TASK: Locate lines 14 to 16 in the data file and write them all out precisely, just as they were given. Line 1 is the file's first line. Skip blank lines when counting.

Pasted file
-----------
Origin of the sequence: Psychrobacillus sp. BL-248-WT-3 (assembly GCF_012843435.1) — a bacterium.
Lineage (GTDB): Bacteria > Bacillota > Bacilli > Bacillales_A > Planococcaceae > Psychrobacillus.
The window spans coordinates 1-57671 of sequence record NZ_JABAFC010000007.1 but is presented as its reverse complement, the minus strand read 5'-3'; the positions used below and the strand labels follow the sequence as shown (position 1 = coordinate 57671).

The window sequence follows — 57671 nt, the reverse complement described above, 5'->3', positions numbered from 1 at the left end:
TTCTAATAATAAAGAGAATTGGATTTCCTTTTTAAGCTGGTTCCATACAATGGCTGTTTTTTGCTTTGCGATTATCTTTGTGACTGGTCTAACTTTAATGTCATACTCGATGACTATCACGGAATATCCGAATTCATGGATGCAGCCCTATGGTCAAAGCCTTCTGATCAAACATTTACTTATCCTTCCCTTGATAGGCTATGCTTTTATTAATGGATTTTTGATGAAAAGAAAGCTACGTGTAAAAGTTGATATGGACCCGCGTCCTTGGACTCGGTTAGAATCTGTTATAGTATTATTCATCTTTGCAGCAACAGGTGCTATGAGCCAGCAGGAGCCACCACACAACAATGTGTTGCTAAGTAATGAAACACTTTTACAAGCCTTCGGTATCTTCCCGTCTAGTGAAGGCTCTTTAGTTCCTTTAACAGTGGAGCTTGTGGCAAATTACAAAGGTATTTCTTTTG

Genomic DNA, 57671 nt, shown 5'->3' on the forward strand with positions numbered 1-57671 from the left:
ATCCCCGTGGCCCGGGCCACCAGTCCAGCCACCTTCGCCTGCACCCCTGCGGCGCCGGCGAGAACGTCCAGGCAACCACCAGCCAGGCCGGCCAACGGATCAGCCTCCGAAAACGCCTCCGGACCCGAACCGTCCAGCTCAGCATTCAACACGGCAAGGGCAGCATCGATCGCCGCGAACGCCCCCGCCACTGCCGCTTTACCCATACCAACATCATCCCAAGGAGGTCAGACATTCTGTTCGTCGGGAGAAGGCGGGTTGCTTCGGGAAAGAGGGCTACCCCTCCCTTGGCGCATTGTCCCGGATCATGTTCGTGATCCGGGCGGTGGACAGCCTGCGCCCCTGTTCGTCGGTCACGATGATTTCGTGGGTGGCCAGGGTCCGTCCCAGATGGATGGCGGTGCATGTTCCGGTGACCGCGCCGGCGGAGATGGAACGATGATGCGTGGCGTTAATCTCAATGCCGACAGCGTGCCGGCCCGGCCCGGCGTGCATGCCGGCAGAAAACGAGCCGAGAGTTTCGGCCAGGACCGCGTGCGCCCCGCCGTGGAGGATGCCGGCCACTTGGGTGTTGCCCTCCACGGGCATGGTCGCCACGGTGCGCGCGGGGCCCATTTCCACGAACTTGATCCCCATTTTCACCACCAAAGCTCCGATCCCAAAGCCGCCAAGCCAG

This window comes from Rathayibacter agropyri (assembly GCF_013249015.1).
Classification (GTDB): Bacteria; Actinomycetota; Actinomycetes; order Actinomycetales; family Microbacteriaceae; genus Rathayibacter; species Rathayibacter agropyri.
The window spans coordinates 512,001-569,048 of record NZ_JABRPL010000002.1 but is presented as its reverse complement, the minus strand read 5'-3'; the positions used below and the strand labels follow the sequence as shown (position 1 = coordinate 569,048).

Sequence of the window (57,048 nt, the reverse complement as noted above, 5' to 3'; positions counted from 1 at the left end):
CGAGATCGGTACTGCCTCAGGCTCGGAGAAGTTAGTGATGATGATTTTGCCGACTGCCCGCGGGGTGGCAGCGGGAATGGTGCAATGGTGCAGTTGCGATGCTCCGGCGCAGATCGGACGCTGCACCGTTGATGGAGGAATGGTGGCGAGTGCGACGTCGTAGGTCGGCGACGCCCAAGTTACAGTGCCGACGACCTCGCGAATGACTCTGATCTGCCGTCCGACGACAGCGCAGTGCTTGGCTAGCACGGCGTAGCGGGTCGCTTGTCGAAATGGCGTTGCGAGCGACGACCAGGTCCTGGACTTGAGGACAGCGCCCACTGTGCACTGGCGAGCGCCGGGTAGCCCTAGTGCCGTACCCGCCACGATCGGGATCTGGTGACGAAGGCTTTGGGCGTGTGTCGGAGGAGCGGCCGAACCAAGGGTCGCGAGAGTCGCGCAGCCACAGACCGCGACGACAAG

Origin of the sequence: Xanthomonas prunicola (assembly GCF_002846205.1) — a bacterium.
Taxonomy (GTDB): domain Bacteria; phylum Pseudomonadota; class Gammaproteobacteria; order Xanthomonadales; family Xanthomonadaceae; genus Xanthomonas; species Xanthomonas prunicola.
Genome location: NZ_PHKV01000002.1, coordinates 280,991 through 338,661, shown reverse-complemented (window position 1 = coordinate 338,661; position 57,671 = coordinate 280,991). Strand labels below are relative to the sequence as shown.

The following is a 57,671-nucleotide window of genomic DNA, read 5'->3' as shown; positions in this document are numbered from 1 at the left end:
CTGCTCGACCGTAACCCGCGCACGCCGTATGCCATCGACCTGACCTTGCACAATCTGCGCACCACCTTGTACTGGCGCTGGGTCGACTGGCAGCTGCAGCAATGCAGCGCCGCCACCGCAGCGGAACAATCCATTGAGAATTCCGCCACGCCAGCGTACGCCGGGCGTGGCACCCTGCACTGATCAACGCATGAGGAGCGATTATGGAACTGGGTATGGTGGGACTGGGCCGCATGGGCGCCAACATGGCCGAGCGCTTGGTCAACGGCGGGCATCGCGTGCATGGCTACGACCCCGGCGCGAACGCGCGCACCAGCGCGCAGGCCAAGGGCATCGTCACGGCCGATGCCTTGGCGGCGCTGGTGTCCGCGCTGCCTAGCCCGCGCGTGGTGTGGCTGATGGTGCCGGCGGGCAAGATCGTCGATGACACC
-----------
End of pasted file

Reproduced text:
Taxonomy (GTDB): domain Bacteria; phylum Pseudomonadota; class Gammaproteobacteria; order Xanthomonadales; family Xanthomonadaceae; genus Xanthomonas; species Xanthomonas prunicola.
Genome location: NZ_PHKV01000002.1, coordinates 280,991 through 338,661, shown reverse-complemented (window position 1 = coordinate 338,661; position 57,671 = coordinate 280,991). Strand labels below are relative to the sequence as shown.

The following is a 57,671-nucleotide window of genomic DNA, read 5'->3' as shown; positions in this document are numbered from 1 at the left end: